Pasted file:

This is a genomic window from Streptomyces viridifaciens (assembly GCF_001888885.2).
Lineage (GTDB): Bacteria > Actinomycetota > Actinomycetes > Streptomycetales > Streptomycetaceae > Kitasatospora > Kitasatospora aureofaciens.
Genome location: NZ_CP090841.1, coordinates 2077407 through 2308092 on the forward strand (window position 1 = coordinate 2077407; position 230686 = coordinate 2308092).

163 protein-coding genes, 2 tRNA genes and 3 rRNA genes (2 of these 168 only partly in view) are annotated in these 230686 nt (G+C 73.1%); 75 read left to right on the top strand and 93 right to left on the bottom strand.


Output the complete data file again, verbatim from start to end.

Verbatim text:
This is a genomic window from Streptomyces viridifaciens (assembly GCF_001888885.2).
Lineage (GTDB): Bacteria > Actinomycetota > Actinomycetes > Streptomycetales > Streptomycetaceae > Kitasatospora > Kitasatospora aureofaciens.
Genome location: NZ_CP090841.1, coordinates 2077407 through 2308092 on the forward strand (window position 1 = coordinate 2077407; position 230686 = coordinate 2308092).

163 protein-coding genes, 2 tRNA genes and 3 rRNA genes (2 of these 168 only partly in view) are annotated in these 230686 nt (G+C 73.1%); 75 read left to right on the top strand and 93 right to left on the bottom strand.